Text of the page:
Letter | Published:

Earthquakes in Japan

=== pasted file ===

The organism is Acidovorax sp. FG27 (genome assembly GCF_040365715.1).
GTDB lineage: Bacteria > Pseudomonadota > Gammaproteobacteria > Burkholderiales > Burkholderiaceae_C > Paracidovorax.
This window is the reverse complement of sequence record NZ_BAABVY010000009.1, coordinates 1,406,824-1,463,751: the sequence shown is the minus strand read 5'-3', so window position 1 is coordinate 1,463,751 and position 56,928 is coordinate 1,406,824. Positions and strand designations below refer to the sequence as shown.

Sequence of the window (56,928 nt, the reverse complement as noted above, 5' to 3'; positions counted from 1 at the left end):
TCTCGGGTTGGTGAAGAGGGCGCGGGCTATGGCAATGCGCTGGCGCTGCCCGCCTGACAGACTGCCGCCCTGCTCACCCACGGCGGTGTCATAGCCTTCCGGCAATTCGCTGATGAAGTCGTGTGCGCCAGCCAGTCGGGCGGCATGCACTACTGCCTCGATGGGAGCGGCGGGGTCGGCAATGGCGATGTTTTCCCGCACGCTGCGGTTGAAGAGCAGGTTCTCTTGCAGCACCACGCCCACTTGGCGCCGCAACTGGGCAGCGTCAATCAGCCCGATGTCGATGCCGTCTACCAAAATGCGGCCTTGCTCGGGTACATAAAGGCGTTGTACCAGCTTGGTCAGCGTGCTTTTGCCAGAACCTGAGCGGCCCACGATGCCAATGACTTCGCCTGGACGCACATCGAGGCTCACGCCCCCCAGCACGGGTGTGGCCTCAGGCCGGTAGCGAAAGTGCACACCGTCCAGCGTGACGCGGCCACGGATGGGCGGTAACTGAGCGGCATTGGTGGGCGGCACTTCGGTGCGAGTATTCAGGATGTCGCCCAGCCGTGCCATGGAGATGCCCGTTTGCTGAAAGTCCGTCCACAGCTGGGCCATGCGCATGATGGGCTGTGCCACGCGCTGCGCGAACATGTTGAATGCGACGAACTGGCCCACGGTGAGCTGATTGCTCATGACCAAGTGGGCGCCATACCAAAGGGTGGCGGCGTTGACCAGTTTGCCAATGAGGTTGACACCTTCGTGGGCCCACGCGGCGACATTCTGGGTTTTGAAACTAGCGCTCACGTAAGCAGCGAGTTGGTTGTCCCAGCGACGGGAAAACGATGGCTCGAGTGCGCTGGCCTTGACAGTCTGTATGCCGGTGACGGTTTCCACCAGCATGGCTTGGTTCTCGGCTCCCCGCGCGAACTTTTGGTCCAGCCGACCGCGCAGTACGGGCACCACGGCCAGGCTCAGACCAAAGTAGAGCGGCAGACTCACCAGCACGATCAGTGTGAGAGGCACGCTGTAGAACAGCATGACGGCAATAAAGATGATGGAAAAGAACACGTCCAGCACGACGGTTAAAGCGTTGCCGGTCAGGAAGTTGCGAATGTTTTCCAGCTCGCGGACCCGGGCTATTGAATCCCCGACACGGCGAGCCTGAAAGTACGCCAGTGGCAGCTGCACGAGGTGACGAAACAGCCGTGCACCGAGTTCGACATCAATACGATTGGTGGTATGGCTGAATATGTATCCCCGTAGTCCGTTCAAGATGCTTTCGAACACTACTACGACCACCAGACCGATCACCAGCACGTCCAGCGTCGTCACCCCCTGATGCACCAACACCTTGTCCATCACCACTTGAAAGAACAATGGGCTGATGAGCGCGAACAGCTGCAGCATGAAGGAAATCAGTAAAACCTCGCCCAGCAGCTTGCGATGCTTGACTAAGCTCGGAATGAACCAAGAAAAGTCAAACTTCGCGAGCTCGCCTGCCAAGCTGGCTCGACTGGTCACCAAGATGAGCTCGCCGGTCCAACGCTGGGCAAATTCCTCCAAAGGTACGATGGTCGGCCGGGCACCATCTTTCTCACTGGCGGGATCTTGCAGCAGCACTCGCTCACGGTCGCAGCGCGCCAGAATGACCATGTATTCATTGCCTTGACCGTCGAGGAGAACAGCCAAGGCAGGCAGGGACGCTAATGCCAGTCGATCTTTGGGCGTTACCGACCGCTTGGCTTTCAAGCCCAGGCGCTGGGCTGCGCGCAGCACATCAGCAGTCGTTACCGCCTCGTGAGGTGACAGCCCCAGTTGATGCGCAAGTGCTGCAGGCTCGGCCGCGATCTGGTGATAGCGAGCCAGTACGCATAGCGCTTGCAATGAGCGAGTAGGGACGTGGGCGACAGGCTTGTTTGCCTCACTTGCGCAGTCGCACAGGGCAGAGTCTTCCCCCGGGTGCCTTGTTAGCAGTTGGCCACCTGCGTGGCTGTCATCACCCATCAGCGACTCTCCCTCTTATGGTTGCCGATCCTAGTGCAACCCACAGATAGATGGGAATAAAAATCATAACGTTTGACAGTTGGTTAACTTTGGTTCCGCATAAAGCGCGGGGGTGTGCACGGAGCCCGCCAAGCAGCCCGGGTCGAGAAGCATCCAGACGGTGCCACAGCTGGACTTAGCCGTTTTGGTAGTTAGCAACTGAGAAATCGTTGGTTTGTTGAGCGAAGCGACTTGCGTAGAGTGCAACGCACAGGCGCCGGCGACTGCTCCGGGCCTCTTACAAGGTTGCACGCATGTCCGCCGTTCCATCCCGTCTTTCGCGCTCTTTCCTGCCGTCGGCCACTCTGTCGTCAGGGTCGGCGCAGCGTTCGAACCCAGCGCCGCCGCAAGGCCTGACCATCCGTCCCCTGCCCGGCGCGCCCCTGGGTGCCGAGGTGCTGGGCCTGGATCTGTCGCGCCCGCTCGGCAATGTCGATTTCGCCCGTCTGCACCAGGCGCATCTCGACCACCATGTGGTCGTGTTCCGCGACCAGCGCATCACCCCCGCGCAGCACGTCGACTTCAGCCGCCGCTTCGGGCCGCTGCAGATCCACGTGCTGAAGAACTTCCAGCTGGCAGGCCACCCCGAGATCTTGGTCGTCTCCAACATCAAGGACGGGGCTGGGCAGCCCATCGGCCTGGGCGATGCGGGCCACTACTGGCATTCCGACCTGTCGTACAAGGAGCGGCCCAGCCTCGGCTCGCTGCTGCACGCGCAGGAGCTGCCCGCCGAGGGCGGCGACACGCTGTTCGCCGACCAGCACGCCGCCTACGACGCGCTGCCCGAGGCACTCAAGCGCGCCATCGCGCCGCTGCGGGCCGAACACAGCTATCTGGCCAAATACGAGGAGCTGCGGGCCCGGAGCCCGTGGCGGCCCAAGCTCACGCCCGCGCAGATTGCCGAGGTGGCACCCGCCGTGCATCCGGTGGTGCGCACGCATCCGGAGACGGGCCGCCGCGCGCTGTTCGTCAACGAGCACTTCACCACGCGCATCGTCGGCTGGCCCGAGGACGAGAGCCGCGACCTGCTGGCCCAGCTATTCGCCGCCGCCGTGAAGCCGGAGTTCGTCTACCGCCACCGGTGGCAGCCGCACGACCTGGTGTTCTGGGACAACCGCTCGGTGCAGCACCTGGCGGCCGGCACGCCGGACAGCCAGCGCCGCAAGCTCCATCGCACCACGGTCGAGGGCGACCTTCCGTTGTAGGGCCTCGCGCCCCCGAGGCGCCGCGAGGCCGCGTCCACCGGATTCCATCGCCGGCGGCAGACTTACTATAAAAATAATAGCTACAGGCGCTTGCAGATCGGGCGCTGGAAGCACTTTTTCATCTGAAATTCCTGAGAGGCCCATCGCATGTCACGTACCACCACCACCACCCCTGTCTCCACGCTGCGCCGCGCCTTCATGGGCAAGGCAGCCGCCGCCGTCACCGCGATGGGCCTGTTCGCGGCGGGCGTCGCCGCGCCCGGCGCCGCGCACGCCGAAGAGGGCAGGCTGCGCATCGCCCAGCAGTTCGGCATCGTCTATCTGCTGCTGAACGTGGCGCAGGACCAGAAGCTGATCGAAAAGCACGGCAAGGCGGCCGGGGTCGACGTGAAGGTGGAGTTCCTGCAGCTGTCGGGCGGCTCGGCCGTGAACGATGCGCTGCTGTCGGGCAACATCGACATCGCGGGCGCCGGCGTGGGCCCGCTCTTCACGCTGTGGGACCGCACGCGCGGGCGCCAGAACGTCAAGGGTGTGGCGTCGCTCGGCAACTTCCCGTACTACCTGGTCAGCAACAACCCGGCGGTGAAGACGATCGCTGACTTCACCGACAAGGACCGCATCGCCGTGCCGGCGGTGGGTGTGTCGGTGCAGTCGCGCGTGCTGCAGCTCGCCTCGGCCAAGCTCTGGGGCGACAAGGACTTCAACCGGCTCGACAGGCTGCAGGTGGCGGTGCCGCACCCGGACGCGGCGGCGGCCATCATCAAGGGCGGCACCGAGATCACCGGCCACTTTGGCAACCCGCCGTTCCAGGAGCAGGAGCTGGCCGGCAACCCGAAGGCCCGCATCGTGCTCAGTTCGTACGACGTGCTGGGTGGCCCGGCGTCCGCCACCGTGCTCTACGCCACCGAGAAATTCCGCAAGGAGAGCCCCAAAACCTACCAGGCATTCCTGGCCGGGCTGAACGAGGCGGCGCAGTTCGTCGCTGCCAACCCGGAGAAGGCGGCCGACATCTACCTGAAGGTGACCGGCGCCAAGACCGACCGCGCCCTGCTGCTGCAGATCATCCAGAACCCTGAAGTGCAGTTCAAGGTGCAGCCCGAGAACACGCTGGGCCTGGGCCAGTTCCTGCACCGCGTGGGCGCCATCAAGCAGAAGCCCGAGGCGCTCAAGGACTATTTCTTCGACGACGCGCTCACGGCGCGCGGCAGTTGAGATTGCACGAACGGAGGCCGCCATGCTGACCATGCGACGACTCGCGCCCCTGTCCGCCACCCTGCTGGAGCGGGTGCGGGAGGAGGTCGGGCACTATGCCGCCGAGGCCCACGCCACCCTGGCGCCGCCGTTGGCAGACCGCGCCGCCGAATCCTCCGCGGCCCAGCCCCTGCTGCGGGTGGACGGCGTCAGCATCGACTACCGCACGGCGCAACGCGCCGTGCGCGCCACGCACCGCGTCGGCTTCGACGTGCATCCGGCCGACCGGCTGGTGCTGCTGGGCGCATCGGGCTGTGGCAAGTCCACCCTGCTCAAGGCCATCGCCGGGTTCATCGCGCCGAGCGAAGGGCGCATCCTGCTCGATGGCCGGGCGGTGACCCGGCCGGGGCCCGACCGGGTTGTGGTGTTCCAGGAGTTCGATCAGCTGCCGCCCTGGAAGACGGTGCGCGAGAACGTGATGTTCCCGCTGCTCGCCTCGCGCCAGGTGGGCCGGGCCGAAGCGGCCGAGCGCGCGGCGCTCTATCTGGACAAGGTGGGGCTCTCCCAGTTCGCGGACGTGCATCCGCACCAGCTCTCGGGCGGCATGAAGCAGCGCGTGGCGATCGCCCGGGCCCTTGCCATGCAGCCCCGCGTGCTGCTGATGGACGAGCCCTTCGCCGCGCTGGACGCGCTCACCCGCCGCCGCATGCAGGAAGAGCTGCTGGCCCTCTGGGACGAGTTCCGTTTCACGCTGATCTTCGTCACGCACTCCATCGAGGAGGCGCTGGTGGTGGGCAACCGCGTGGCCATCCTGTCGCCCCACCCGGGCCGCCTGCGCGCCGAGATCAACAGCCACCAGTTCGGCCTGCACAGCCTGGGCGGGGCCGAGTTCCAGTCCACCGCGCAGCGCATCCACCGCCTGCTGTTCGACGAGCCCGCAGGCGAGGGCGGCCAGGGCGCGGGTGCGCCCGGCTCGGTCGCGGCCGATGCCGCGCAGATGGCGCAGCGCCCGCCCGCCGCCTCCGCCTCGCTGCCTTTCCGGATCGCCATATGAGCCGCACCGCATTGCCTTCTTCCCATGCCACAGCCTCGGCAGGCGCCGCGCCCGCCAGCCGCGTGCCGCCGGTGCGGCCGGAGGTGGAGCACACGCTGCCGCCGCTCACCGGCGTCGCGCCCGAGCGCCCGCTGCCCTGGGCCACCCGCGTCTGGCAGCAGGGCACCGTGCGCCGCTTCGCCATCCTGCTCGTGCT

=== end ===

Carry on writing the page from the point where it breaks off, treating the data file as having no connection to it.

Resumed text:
IN the one hundred and seventy-first volume of the “Konrui Shinko-Kushi,” one of the oldest and finest works on Ancient Japan, there are tables giving the number, intensity, and remarkable characteristics of all the earthquakes which occurred in Japan between the years 416 and 886 A.D. Unfortunately, the few extant copies of this most important compilation are all more or less in a fragmentary condition. It is, however, evident from the context that the author intended to, or actually did, enumerate many more of these natural phenomena, and it is highly probable that many of his original notes have been lost with the rest; but even as it stands the work is of undoubted importance, now that the Seismological Society of Japan has been doing all in its power to bring forth the ancient records which refer to the great earthquakes of the past. As every one knows, Japan is the very hearth of earthquakes; in 1854 more than 60,000 people lost their lives in consequence of one of these great terrestrial catastrophes, and it has been calculated that from ten to twelve earthquakes, each lasting several seconds, occur every year, besides numerous others of too slight a nature to be worthy of remark.

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